February 8, 2022
Most workers’ compensation attorneys have probably encountered a CMS WCMSA determination that is higher than the original Workers’ Compensation Medicare Set-Aside proposal that was submitted for review. A higher WCMSA determination post CMS review may occur for a variety of reasons. For example, there may be a variation in the pricing software used by the submitter and CMS’ Workers’ Compensation Review Contractor (WCRC). Or the WCRC may have been presented with additional information in response to a development letter that supports the higher WCMSA determination. Other reasons may include the addition of treatment projections for a resolved condition or a denied condition. Once the initial surprise of an increased WCMSA coming from CMS wears off, the parties should consider their options for salvaging the settlement.
Although CMS does not have a formal appeal process, Section 16.1 of CMS’ Workers’ Compensation Medicare Set-Aside Arrangement (WCMSA) Reference Guide (Version 3.4) provides for a “request for re-review” in two situations. The first option is available when the CMS determination contains “obvious mistakes” such as a mathematical error or the failure to recognize that a treatment included in the CMS projection has already occurred. The second “missing documentation” option for re-review is available when the submitter has additional evidence that is dated prior to the submission of the original proposal but wasn’t considered by CMS. Section 16.1 specifically states that a disagreement between the submitter and CMS about the inclusion or exclusion of a specific treatment or medication is not considered a mathematical error.
In addition to the re-review, there is also an “amended review” process which is available under very specific circumstances. Section 16.2 of the WCMSA Reference Guide provides that the following criteria must be met to submit the one-time re-review request to CMS:
- The CMS determination letter must have been issued at least 12 but no more than 72 months prior,
- As of the date of the request for re-review, the case has not yet settled.
- The projected care has changed so much that the submitter’s new proposed amount would result in a 10% or $10,000 change (whichever is greater) in CMS’ previously approved amount
- The approval of a new generic version of a drug is an insufficient reason for an amended review.
The amended review submission must include a new cover letter, all medical documentation related to the settling injury/ body parts since the previous submission date, the most recent six months of pharmacy records, a consent to release form and a summary of the expected future care. The amended review also requires the submitter to provide medical record references showing that specific CMS determination line items have already taken place or been replaced by other treatment recommendations. If different care is being recommended, these new line items must be added. Submitters will not be allowed to supplement the request for the amended review. Once the amended review request is approved by CMS, the new approved amount will take effect on the date of the settlement.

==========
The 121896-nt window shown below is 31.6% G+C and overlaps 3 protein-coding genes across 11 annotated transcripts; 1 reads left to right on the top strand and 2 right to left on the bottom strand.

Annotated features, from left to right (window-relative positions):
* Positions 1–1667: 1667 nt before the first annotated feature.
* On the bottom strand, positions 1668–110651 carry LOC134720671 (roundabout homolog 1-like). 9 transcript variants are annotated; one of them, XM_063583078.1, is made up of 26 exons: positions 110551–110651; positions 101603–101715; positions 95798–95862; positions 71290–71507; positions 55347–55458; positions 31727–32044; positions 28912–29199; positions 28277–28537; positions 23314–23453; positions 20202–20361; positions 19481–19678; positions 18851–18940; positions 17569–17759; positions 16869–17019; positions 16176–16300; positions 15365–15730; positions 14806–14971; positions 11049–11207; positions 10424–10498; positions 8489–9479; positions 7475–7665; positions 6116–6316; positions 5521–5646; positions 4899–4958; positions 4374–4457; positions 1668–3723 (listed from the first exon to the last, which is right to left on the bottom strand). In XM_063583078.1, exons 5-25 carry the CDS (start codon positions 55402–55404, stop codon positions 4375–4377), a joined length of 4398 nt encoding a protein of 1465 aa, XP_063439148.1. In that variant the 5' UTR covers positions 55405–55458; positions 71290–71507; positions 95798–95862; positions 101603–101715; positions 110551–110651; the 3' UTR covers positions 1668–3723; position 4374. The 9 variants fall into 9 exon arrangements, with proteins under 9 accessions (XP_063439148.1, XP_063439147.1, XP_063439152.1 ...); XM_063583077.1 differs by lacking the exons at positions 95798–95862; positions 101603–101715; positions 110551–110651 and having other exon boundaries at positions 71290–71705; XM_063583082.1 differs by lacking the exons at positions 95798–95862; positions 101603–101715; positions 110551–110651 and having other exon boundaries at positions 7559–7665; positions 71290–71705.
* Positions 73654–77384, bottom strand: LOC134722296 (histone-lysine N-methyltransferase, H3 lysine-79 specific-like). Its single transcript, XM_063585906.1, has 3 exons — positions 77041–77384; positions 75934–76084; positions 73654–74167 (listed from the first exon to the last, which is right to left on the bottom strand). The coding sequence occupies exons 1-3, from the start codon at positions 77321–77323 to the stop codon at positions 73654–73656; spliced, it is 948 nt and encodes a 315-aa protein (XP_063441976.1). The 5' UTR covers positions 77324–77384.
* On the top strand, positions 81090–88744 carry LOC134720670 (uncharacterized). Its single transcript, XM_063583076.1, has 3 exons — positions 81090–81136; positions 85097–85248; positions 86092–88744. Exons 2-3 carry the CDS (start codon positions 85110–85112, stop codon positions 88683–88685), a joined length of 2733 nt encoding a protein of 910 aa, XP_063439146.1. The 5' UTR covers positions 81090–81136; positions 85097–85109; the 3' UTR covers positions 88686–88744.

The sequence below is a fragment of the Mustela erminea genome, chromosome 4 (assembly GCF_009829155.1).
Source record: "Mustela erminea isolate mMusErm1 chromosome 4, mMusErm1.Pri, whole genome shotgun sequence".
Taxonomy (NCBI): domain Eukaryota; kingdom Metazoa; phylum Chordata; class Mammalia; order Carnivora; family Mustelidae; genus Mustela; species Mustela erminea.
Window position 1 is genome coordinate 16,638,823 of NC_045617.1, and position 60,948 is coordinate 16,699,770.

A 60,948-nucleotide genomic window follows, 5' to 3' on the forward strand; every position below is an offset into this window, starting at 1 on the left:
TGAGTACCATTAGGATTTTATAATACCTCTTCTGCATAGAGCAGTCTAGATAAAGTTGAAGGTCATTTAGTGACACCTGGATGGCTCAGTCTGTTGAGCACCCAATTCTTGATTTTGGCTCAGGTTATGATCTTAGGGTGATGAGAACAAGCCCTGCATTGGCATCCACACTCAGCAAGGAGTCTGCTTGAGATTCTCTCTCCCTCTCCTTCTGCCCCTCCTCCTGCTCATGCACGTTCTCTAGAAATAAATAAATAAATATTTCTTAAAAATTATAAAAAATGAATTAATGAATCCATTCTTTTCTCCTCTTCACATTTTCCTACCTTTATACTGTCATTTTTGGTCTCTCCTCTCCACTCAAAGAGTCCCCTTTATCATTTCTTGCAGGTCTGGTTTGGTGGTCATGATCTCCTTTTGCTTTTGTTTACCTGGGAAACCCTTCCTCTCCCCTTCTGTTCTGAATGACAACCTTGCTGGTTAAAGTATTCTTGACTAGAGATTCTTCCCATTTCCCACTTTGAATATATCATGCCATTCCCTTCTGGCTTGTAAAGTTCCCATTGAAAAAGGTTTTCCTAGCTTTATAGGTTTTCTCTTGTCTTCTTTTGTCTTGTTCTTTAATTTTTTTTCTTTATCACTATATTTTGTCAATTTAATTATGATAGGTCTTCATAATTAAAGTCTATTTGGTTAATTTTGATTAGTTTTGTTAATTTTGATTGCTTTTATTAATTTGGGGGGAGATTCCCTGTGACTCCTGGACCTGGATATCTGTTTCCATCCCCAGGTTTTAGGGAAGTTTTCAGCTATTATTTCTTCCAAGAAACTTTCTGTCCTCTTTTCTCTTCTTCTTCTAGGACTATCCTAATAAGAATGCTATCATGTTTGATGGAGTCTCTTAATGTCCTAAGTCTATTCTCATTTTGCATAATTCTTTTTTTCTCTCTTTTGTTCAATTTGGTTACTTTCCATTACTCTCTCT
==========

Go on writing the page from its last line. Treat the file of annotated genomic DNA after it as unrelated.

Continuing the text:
It is important to note that the amended review process is only available once and should be used strategically, i.e. at the point when you are most likely to obtain the lowest CMS determination. In addition, the submission may require that you secure more than the last two years of injury related records. If the CMS determination was issued five years ago, you will need to obtain and provide records from the date of the last medical report included in the original WCMSA proposal submission to the time of the amended review submission. Since the submitter will not be allowed to supplement the request for the amended-review, it is extremely important that all of the necessary documentation is included in the submission.
In the event that the parties prefer to save the settlement without involving CMS any further, they will have to find a way to avoid a cost shift of post settlement injury related care to Medicare. This might be done through the funding of an evidence-based medicine MSA that is professionally administered in order to extend the life of the funds. If the funds are sufficient for the post settlement injury related care, there shouldn’t be an issue with Medicare ever being presented with bills for this treatment. Should the funds be insufficient however Medicare will exclude its payments for the injury related medical expenses until the settlement funds expended for services otherwise covered by Medicare use up the entire settlement. This risk is one that may be unacceptable to the parties.
Another way to potentially bridge the gap is to explore funding options for the WCMSA using structured settlement annuities. Structured settlement annuities can greatly reduce the cost of funding by using rated ages and the time value of money. Typically, there is a 20-30% cost savings by using a structured settlement to fund a WCMSA versus lump sum funding.
Synergy’s WC Medicare Expert Case Evaluation service provides the workers’ compensation practitioner with a case specific consultation that addresses the various Medicare Secondary Payer compliance options in a case in order to help select the best strategy for the settlement.
Learn more about Synergy’s WC Medicare Expert Case Evaluation services here.